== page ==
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Florida Governor Signs Bill Expanding Protections for Abuse Victims

Published: 6/8/2012

From Fox 10 News

PENSACOLA, Fla. (WALA) - The state of Florida is cracking down on reporting child abuse.

 

Those who know abuse is going on and don't report it will now face tougher penalties. Governor Rick Scott signed multiple bills focused on expanding the protection of victims of sexual and domestic violence in Fort Myers on Friday.

 

H.B. 1355 , also known as the “Protection of Vulnerable Persons,” was one of the bills Scott signed June 8. The new law will take effect October 1.

 

Stacey Kostevicki of the Gulf Coast Kid's House deals with some of the most severe child abuse cases in the area.

 

She believes a new law that punishes those who know of child abuse and do nothing will help the victims and the state. She said Florida is already one of the strictest states in terms of reporting child abuse and as far as consequences for the abuse itself.

 

"Quite frankly, it's surprising that it needs to be a law," Kostevicki said. "I think it's really just bringing that to the forefront, and we're letting people know that this is a major crime and we're just not going to take it anymore."

 

The Florida Department of Children and Families reports about 300,000 child abuse calls to its hotline every year. Of that number, 4,500 come from Escambia County. Officials expect those numbers to rise with this new law.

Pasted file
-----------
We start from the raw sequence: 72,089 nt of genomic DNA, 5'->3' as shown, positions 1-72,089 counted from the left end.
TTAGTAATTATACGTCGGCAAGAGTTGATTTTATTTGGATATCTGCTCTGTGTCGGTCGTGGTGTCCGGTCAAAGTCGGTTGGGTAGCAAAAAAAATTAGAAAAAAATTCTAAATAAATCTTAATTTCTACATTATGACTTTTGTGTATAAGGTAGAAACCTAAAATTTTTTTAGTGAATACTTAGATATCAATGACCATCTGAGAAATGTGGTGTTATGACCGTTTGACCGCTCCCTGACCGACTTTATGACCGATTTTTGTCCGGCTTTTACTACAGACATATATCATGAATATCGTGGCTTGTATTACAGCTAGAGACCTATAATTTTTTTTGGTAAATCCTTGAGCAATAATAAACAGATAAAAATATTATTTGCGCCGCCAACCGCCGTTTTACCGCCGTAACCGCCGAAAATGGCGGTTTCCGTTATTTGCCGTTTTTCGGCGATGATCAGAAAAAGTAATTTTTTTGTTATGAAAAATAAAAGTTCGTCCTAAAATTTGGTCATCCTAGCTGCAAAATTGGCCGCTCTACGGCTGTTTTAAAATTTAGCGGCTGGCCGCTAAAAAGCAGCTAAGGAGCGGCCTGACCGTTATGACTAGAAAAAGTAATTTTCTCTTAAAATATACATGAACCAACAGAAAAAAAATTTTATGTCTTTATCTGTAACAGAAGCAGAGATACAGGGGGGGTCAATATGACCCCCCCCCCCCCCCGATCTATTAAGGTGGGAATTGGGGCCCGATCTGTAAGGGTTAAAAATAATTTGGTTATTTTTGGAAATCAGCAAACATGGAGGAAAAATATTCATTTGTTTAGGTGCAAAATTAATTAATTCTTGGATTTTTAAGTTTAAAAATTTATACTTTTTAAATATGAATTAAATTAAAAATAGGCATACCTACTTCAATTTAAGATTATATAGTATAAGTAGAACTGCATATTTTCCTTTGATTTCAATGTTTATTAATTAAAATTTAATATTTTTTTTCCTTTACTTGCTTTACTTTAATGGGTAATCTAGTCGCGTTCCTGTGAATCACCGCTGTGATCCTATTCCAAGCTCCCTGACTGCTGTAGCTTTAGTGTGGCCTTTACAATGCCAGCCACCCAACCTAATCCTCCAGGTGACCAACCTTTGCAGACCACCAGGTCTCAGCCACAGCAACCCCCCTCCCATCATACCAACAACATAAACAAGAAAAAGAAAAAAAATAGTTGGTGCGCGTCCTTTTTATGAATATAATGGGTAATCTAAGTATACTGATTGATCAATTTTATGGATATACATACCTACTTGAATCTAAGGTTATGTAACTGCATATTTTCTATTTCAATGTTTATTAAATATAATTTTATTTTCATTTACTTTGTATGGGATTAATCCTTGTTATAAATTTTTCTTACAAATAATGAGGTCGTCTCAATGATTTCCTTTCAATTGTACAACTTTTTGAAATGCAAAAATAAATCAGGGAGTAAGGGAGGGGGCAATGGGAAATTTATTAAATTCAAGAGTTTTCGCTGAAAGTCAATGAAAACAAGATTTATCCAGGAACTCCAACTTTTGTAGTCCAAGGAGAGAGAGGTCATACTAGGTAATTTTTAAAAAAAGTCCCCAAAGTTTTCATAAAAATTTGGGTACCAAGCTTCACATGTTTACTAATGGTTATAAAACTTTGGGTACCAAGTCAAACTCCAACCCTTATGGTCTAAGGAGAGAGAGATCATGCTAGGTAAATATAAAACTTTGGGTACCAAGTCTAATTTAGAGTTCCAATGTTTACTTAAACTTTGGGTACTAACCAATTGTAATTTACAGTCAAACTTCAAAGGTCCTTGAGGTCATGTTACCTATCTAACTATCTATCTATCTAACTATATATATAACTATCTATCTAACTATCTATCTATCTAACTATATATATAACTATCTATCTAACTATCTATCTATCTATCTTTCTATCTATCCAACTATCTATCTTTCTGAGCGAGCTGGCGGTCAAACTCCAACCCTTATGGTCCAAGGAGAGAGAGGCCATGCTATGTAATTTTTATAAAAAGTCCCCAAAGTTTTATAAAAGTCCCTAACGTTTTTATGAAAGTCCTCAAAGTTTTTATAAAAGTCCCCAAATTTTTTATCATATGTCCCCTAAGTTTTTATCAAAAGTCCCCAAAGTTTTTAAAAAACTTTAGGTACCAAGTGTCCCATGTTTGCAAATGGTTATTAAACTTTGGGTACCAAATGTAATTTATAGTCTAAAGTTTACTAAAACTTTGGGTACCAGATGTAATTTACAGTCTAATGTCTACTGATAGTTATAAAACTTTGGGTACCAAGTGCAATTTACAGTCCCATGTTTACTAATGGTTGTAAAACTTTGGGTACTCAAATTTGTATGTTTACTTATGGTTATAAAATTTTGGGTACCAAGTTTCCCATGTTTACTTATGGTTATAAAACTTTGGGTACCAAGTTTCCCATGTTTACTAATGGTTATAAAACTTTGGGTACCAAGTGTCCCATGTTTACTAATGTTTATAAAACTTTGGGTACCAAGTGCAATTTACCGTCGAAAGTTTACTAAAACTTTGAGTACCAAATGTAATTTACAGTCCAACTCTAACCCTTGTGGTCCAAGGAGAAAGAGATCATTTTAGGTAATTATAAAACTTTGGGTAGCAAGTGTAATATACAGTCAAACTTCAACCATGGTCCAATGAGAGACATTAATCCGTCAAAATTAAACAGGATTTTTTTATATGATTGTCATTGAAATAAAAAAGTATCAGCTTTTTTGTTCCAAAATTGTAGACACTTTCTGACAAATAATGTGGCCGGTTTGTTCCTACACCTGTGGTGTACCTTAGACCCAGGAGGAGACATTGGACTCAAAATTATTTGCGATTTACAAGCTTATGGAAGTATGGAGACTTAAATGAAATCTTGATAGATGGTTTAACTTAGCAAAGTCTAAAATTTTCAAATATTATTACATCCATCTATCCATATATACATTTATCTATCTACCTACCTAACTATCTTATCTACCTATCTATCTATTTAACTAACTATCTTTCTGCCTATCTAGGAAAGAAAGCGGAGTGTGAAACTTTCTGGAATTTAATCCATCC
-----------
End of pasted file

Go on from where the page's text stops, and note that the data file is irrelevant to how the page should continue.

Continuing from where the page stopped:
DCF received additional funding and more personnel to handle the rise in calls to its hotline.

 

According to the law's text, knowing and not reporting abuse is now a third-degree felony instead of a first-degree misdemeanor.

 

But institutions like schools and universities are punished differently.

 

"The penalty is probably the most egregious part of this," said School Superintendent Malcolm Thomas, who has mixed feelings about the law.

 

He said he applauds efforts to protect children.

 

"I have mixed feelings about the level of the fine. If an individual fails to commit, they're going to penalize the institution $1 million. There could be incidents that occur that an individual knew about, I may not know, our school board may not know that they did not report. Certainly, if we know about it, we're going to tell them to report it," he said.

 

FOX10 News raised Thomas' concerns to the governor's office. Scott’s press office issued this statement to FOX10:

 

 

“It is our hope the schools will never be out of compliance and have to pay that fine. But the focus of this bill isn’t so much on the fine as it is on making sure our children are protected. It is vitally important that if people know of any cases of child abuse they come forward and report it.”

 

Kostevicki says the bill is a step in the right direction for Florida.

 

"I think the Penn State scandal really brought to light that we all have an active role to play in reporting suspected child abuse," Kostevicki said.

 

Although he may disagree with the penalty to schools, Thomas has high hopes for the law.

 

"You never want a child abused," Thomas said. "If there's a way to report that, have it investigated, and make that go away for the child, you absolutely want to make that happen."

 

If you need to report an incident of child abuse to the DCF hotline, call 1-800-962-2873.

 

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